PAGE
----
Atelier Ayesha: Alchemist of Dusk

Atelier Ayesha: Alchemist of Dusk comes as highly-recommended as I can possibly make it, an absolute must-have in the PS3’s library.

By Din5193, Posted 20 Apr 2013

Short Review

Atelier Ayesha boasts a robust and innovative alchemy system, which, along with an unmatched soundtrack and gorgeous environments, makes this game a must-have for any PS3 owner.

Long Review
For those who are unfamiliar with the series, Atelier Ayesha is the 14th game in the Atelier series, famous for its item synthesis mechanics and heavy story elements. And let me just start by saying, Atelier Ayesha does not disappoint in either of these ways.

Atelier Ayesha’s combat system is standard JRPG fare with some minor tweaks. Allies and enemies take turns choosing their actions as shown on a slider on the right side of the screen, based on their speed stat. Each action they take will move them back down the slider, with the waiting time based on the action taken.

Each character has the basic HP gauge (same as any RPG) and MP gauge (which allows them to use their skills). Underneath those lies an assist gauge, which fills up with every hit that character deals or takes. When a full gauge is filled, a second one starts building, and you can use full gauges to perform special actions to assist allies that are next to you, such as taking hits for them, circling around and pummeling the enemy they are targeting, or shooing all your allies away from an incoming area attack. Some special moves may require more than one full gauge to use, such as Wilbell’s Meditation command, which will restore a good chunk of her MP. There is also a fourth gauge that fills up whenever that character takes an action, which, when filled to 100%, can be used to unleash a single, high-powered skill.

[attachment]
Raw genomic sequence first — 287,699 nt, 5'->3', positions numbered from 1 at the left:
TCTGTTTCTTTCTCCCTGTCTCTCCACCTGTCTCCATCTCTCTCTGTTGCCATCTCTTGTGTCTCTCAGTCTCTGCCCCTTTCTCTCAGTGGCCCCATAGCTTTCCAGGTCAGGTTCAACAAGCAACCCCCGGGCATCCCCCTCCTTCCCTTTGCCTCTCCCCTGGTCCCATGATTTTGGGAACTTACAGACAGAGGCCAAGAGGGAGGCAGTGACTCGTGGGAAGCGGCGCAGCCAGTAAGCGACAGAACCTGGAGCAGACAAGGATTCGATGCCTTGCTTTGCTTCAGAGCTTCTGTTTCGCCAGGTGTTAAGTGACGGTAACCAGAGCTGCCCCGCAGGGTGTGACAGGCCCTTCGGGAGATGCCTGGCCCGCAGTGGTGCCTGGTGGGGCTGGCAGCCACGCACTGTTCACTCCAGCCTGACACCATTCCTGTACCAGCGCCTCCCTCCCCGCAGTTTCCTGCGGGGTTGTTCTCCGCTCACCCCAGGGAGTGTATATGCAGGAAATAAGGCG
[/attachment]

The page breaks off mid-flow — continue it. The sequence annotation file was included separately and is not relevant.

Here you can see the turn order on the right side, and the purple assist gauge at the bottom, as well as the current assist actions that Wilbell can take during Ayesha’s turn.

Though as an Atelier game, Atelier Ayesha’s focus is not on battling, but rather on gathering ingredients and synthesizing items out of them. Each area has a number of gathering points, from which you can gather a number of items (usually three). In addition, the two party members you took with you will also gather items, with each character having certain types of items and certain environments that they work best in.

Once you gather your ingredients, you can return to any of Ayesha’s workshops throughout the world to synthesize them into new items. Each ingredient has traits and properties that will pass down to the item you make them into, as well as a quality meter (a base reading of how good your materials are) and values for each element (earth, wind, water, and fire), which will be passed down to the final item as well. Items often require specific combinations of ingredients, or broad types of ingredients (for example, one might require a specific item known as Distilled Water, while another can simply require any kind of liquid), and you can only know which ingredients to use by purchasing or finding books that contain recipes for alchemy. Of course, not all your materials can be found in the wild; you’ll have to create some advanced materials from base ones, or buy them from stores.

A standard visual of the synthesis screen.